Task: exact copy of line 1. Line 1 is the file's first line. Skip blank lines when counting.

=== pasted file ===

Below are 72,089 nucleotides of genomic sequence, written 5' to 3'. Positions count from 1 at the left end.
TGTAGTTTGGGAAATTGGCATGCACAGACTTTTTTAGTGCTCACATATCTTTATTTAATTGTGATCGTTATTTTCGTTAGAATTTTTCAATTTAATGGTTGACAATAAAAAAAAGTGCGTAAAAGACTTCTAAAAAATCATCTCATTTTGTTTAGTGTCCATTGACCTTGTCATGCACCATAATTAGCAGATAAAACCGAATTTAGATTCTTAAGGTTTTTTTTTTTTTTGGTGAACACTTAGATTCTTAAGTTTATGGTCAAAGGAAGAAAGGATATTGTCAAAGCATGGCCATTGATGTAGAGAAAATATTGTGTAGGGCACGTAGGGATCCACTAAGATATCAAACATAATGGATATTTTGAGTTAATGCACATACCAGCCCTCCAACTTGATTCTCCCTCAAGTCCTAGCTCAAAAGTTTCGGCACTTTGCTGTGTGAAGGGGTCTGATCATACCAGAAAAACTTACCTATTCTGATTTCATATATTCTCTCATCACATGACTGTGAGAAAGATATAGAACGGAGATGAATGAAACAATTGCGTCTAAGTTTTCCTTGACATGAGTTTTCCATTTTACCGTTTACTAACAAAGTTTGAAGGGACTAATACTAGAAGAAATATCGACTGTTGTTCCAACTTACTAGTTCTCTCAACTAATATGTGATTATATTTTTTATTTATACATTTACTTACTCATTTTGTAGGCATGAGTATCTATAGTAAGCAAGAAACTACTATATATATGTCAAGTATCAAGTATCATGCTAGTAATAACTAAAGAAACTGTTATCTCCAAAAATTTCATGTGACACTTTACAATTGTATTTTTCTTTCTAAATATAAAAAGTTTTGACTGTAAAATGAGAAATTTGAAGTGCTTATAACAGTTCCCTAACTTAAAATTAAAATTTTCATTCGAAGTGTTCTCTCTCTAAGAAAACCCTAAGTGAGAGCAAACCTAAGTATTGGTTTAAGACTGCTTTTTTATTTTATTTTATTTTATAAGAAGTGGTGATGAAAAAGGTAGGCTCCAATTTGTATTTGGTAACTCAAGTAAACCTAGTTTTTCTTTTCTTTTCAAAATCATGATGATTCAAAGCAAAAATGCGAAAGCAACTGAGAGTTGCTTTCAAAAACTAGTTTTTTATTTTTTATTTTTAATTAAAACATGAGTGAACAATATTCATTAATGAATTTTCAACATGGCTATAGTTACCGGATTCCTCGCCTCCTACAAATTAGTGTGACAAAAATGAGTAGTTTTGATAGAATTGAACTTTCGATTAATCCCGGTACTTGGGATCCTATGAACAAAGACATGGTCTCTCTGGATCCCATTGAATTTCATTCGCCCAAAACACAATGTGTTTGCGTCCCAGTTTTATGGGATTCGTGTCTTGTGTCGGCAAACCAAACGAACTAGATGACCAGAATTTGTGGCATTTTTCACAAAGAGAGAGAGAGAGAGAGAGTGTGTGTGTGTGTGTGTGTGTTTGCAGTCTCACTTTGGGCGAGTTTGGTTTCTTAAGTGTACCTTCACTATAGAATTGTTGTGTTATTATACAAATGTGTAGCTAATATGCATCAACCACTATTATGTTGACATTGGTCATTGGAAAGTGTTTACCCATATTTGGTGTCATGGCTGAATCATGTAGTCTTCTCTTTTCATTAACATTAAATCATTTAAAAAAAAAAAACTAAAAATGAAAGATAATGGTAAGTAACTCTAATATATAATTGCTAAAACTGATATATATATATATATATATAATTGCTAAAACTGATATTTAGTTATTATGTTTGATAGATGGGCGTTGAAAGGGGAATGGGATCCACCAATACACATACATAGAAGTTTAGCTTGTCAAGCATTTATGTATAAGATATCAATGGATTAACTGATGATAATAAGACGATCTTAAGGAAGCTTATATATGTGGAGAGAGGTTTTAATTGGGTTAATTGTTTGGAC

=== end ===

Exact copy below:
Below are 72,089 nucleotides of genomic sequence, written 5' to 3'. Positions count from 1 at the left end.